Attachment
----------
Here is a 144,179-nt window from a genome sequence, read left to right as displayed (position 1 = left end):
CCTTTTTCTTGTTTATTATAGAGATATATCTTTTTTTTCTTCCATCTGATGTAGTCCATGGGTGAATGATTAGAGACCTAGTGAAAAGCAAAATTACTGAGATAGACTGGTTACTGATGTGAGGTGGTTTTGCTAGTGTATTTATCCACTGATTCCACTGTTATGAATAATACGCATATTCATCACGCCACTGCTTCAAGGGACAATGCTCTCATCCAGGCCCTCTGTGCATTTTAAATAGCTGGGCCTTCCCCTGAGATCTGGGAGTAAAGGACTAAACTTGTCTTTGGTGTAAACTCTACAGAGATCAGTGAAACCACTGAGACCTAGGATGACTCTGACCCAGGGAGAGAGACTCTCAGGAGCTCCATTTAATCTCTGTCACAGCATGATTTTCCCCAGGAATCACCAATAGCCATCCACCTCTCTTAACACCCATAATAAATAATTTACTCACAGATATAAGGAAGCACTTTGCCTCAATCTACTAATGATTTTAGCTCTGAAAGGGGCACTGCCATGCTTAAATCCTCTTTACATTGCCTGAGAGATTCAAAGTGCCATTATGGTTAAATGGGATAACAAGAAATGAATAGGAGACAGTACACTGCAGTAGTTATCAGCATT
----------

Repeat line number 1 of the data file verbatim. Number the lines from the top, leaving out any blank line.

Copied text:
Here is a 144,179-nt window from a genome sequence, read left to right as displayed (position 1 = left end):